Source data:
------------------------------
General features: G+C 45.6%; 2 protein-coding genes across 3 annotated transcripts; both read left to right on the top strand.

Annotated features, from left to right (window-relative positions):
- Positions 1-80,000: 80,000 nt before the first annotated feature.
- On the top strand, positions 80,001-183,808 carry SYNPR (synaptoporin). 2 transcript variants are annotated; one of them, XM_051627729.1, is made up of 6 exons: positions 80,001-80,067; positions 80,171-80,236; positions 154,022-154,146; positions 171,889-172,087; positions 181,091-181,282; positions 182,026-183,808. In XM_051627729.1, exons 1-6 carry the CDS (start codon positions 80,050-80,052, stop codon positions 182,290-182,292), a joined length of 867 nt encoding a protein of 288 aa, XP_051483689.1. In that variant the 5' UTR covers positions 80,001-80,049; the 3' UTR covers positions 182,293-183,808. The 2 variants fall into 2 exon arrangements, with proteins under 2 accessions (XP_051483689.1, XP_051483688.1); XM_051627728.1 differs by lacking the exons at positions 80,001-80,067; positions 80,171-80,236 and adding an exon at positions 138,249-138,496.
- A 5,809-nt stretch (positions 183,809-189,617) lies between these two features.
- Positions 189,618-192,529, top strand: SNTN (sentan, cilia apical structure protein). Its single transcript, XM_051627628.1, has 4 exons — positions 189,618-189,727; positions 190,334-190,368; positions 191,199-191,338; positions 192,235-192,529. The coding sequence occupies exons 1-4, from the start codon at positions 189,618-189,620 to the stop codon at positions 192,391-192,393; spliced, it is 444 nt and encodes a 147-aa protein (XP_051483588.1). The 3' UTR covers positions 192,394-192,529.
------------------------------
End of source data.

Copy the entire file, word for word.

General features: G+C 45.6%; 2 protein-coding genes across 3 annotated transcripts; both read left to right on the top strand.

Annotated features, from left to right (window-relative positions):
- Positions 1-80,000: 80,000 nt before the first annotated feature.
- On the top strand, positions 80,001-183,808 carry SYNPR (synaptoporin). 2 transcript variants are annotated; one of them, XM_051627729.1, is made up of 6 exons: positions 80,001-80,067; positions 80,171-80,236; positions 154,022-154,146; positions 171,889-172,087; positions 181,091-181,282; positions 182,026-183,808. In XM_051627729.1, exons 1-6 carry the CDS (start codon positions 80,050-80,052, stop codon positions 182,290-182,292), a joined length of 867 nt encoding a protein of 288 aa, XP_051483689.1. In that variant the 5' UTR covers positions 80,001-80,049; the 3' UTR covers positions 182,293-183,808. The 2 variants fall into 2 exon arrangements, with proteins under 2 accessions (XP_051483689.1, XP_051483688.1); XM_051627728.1 differs by lacking the exons at positions 80,001-80,067; positions 80,171-80,236 and adding an exon at positions 138,249-138,496.
- A 5,809-nt stretch (positions 183,809-189,617) lies between these two features.
- Positions 189,618-192,529, top strand: SNTN (sentan, cilia apical structure protein). Its single transcript, XM_051627628.1, has 4 exons — positions 189,618-189,727; positions 190,334-190,368; positions 191,199-191,338; positions 192,235-192,529. The coding sequence occupies exons 1-4, from the start codon at positions 189,618-189,620 to the stop codon at positions 192,391-192,393; spliced, it is 444 nt and encodes a 147-aa protein (XP_051483588.1). The 3' UTR covers positions 192,394-192,529.